It’s like AC/DC meeting a 70s Funk band in a pub. Guttural but groovy, grungy but gorgeous, the White Room are a true anomaly in the Sydney scene; a group so great which continually resists catergorisation. The album was recorded by Phil McKellar, probably one of the most famous Australian producers – ever. And it shows: every note is crisply polished to perfection. The tunes rollick about with some moody-ass lyrics helping them along the way. Needless to say, there’s definitely some major label backing behind these guys but I’m yet to hear them on local radio. Check them out now, it’s definitely worth it!
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The Grates – ‘Feels Like Pain’
I challenge you, nay, I dare you to find somebody who doesn’t like these guys. The Grates are leaders of the hyperactive, red-cordial-induced revolution, in which the only rules are to smile constantly and have fun. It’s really refreshing to find a group with a high level of professionalism that don’t take themselves too seriously. And it helps when the music is so damn addictive. Patience Hodgson (i.e Hottest Girl in Australian Rock) and drummer Alana Skyring make up the core of this 3 piece, while their sunny pop debut Gravity Won’t Get You High is getting serious airplay on Aussie radio. For a small group, they make a hell of a lot of noise, just ask anybody who attended their Enmore Theatre gig in Sydney last week.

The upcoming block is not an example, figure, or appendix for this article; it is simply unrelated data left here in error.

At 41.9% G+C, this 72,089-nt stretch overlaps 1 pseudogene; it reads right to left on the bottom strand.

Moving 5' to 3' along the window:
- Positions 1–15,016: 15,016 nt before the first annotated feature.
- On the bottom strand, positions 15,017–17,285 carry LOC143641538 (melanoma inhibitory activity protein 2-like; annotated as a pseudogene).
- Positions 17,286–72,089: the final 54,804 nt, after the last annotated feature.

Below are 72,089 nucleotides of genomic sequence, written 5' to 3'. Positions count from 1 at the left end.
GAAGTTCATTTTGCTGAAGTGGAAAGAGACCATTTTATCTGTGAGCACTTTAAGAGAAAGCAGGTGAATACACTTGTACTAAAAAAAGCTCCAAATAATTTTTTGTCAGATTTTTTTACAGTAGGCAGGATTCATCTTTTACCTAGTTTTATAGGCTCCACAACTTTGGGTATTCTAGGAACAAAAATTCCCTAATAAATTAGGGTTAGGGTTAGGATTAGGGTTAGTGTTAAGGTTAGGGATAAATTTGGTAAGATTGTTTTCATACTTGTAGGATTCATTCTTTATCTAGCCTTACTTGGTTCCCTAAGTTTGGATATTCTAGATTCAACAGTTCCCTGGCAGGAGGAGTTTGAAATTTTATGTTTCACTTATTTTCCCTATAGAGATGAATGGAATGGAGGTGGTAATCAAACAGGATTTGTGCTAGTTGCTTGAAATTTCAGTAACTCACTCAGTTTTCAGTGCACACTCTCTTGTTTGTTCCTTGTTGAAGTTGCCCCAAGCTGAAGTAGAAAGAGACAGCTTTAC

Patience has a soaring voice which transcends the simplicity of some of the tracks, as she reprimands ex-lovers and schoolyard bullies. Like UK’s Lily Allen, The Grates produce candy-coated bombs, tunes which are sunny in their disposition but upon closer inspection, deal with complex issues and themes. But if you can’t be bothered worrying about all that, just dance around like a maniac, in true Grates fasion. With cuts like ’19-20-20′ positively exploding on stereo, it looks like Patience and co. will have a long-lasting fanbase of teenage schoolkids and those young at heart. Viva la Cottee’s Cordial Kids!